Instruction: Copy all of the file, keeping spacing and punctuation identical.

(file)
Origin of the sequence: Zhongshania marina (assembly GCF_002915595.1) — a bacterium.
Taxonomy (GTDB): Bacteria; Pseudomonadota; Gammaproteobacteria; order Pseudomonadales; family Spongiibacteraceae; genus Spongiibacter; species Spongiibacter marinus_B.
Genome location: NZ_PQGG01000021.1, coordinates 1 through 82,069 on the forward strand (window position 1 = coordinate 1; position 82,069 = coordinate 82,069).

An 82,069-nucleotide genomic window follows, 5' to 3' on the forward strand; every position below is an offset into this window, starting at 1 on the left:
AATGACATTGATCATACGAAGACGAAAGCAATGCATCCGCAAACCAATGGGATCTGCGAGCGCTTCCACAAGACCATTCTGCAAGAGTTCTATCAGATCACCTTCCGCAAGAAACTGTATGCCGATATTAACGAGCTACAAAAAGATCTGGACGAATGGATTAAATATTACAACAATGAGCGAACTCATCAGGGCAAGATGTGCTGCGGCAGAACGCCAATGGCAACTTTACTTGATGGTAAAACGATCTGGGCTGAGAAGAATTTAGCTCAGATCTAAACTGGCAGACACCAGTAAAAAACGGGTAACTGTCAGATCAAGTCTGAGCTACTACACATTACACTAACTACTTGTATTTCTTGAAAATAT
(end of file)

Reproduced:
Origin of the sequence: Zhongshania marina (assembly GCF_002915595.1) — a bacterium.
Taxonomy (GTDB): Bacteria; Pseudomonadota; Gammaproteobacteria; order Pseudomonadales; family Spongiibacteraceae; genus Spongiibacter; species Spongiibacter marinus_B.
Genome location: NZ_PQGG01000021.1, coordinates 1 through 82,069 on the forward strand (window position 1 = coordinate 1; position 82,069 = coordinate 82,069).

An 82,069-nucleotide genomic window follows, 5' to 3' on the forward strand; every position below is an offset into this window, starting at 1 on the left:
AATGACATTGATCATACGAAGACGAAAGCAATGCATCCGCAAACCAATGGGATCTGCGAGCGCTTCCACAAGACCATTCTGCAAGAGTTCTATCAGATCACCTTCCGCAAGAAACTGTATGCCGATATTAACGAGCTACAAAAAGATCTGGACGAATGGATTAAATATTACAACAATGAGCGAACTCATCAGGGCAAGATGTGCTGCGGCAGAACGCCAATGGCAACTTTACTTGATGGTAAAACGATCTGGGCTGAGAAGAATTTAGCTCAGATCTAAACTGGCAGACACCAGTAAAAAACGGGTAACTGTCAGATCAAGTCTGAGCTACTACACATTACACTAACTACTTGTATTTCTTGAAAATAT